INTERVIEW: Peter Albrechtsen And David Barber On Making The Sounds For THE KILLING OF TWO LOVERS

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The Killing of Two Lovers is a film by writer/director Robert Machoian (God Bless the Child), which unveils the story of David played by Clayne Crawford (Lethal Weapon series), his estranged wife Nikki (Sepideh Moafi), and a darkness that consumes one while nearly destroying the other. Sound designer Peter Albrechtsen and mixer David Barber created a rhythm of sounds that pulls viewers deeper into this story.

David and Nikki are high school sweethearts who married soon after graduation and started a family. Now with four children, David’s music career never took off, and tensions between the couple have led them to a trial separation. Nikki continues to live in the house with the kids while David moves in with his father. David’s in a place he doesn’t understand, and as the confusion and pressure increase, he succumbs to dark intents. The Killing of Two Lovers presents a dark journey into a man torn apart by circumstances he doesn’t understand.

PopAxiom spoke with Peter and David about creating the soundscapes that would express the feelings within David and Nikki.

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How did your journey into sound begin?

PETER: I grew up in a household where my dad constantly listened to music. A lot of experimental stuff, classical music, and a lot of Beatles. When I learned to switch on the TV, I started watching many movies. One of the first films that made me think of sound and music in the film was Hitchcock’s Psycho. He was one of my favorite directors who loved to work with sound.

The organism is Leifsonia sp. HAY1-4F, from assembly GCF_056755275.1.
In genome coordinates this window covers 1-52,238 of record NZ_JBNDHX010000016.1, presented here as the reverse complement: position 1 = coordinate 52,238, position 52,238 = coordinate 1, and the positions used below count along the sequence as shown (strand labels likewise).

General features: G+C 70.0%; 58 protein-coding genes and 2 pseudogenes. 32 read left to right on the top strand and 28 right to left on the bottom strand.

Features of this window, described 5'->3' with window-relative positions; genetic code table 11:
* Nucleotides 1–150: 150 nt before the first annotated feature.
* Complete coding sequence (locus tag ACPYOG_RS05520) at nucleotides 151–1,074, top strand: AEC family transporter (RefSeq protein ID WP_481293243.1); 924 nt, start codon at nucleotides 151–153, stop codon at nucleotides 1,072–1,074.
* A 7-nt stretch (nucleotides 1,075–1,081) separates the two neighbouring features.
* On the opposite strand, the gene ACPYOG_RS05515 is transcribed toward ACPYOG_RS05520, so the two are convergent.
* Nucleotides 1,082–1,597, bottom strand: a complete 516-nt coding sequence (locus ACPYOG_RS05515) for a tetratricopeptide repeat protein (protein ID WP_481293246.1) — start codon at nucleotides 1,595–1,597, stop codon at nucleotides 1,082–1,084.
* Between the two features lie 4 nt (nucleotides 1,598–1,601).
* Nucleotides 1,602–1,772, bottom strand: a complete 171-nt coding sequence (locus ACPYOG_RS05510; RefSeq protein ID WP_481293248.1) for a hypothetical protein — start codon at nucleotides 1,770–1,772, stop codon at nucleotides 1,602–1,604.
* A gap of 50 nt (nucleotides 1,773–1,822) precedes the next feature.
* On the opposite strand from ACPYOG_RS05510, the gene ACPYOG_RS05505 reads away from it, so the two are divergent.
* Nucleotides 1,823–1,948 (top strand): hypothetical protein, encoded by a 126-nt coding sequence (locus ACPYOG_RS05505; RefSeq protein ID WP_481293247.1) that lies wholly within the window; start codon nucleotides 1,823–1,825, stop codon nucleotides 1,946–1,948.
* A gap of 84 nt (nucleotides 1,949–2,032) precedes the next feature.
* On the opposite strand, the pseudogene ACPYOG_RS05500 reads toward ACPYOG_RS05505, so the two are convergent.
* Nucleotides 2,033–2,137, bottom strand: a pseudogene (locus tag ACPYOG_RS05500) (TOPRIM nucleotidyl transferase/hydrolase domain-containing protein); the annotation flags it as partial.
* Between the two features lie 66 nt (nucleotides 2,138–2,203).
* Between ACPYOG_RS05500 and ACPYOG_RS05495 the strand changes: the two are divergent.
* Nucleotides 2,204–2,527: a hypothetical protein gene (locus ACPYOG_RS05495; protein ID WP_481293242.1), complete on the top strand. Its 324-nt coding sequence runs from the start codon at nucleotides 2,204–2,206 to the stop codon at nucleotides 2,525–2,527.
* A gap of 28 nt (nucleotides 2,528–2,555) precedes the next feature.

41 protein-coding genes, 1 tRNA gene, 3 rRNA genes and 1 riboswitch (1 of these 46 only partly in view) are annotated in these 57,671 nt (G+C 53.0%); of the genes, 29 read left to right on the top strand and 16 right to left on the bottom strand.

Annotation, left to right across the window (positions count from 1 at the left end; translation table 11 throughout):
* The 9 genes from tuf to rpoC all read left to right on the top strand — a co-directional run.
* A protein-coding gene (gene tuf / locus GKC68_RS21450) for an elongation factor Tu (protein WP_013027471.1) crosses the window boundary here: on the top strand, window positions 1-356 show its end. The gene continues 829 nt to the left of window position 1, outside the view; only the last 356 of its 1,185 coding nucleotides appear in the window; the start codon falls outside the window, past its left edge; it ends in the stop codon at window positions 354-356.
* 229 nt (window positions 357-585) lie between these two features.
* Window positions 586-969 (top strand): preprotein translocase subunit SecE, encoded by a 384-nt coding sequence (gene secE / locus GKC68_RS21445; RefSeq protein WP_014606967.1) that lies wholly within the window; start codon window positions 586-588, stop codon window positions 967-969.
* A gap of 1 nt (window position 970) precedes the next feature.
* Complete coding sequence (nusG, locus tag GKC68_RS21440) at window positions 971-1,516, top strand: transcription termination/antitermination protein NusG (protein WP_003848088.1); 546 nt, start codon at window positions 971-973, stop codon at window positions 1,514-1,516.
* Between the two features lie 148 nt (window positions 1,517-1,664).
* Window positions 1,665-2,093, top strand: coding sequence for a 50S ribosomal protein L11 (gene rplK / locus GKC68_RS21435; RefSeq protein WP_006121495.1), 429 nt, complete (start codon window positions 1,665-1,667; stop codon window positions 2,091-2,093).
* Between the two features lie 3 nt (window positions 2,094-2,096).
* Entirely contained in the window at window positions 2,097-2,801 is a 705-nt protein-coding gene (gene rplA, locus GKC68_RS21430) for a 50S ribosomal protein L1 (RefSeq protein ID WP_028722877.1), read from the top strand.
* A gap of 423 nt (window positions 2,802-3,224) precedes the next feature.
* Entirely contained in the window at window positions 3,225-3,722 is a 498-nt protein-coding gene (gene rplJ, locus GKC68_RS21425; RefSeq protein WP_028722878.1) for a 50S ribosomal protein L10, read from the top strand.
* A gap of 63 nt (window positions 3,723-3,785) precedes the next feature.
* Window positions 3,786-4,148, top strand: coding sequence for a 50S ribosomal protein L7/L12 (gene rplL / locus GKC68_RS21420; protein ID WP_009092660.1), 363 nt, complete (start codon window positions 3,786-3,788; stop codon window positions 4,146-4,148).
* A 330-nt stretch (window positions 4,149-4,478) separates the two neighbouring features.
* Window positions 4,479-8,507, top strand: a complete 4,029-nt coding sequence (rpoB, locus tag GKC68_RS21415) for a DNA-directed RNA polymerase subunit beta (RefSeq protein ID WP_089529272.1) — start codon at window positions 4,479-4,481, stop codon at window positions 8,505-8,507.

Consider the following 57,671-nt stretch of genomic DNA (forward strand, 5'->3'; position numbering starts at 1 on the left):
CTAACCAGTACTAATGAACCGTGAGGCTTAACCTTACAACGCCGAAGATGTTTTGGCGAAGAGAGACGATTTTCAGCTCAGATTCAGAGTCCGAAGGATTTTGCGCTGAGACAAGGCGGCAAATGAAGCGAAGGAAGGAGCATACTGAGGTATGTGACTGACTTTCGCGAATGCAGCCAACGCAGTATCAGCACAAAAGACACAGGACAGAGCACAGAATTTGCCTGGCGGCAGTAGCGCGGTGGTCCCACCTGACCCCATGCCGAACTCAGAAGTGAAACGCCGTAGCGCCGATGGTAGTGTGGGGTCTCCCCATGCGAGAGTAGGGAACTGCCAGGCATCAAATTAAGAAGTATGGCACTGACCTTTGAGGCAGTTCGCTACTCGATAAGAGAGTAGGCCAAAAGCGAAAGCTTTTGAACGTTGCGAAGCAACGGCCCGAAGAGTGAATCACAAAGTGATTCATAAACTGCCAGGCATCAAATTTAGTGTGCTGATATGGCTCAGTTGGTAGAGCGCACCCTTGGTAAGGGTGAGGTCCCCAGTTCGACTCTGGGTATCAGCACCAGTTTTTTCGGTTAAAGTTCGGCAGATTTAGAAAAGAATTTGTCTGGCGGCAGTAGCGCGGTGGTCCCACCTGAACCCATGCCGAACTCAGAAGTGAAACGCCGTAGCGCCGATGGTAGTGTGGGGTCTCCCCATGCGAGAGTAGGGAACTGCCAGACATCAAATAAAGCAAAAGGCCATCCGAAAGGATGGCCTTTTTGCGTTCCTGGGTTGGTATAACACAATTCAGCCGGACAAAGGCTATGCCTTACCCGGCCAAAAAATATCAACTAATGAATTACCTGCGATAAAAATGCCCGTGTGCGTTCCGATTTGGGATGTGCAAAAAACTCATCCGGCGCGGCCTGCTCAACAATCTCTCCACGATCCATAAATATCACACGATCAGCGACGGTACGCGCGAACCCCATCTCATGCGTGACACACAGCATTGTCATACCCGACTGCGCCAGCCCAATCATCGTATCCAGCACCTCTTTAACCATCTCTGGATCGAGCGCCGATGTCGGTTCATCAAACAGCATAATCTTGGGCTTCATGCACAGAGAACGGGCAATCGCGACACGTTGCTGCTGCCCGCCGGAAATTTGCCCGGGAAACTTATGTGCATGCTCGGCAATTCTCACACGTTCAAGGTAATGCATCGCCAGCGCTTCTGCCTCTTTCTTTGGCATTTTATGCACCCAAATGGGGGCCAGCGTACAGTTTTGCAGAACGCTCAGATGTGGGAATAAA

In 1995, I went to the European Film College, a sort of pre-film school based in Denmark. That’s where I realized that I could take everything that I love from music and movies and make sound for movies. Since then, I haven’t stopped. I found out it’s a giant playground for movie magic and storytelling. It’s been 20 years, and it still feels like I’m on the same playground or like a kid at the candy store. But it’s incredibly creative and playful.

DAVID: As a seven-year-old kid, the first time that ship in Star Wars came over my head, that was it. Cinema was a miraculous thing that I wanted to enjoy. At the time, I wanted to be a model-maker.

I was supposed to attend a model-making summer camp, but Prop 13 passed in California, and the funding went away. So, I never go to do that, and the desire to do it fizzled.

But I was always musical. I started with child piano lessons; then, I played saxophone all through high school that migrated into playing bass when we lost our bass player in a jazz band. Music became the thing through college and continued as the nighttime, weekend thing, but then Monday it was back to the day job.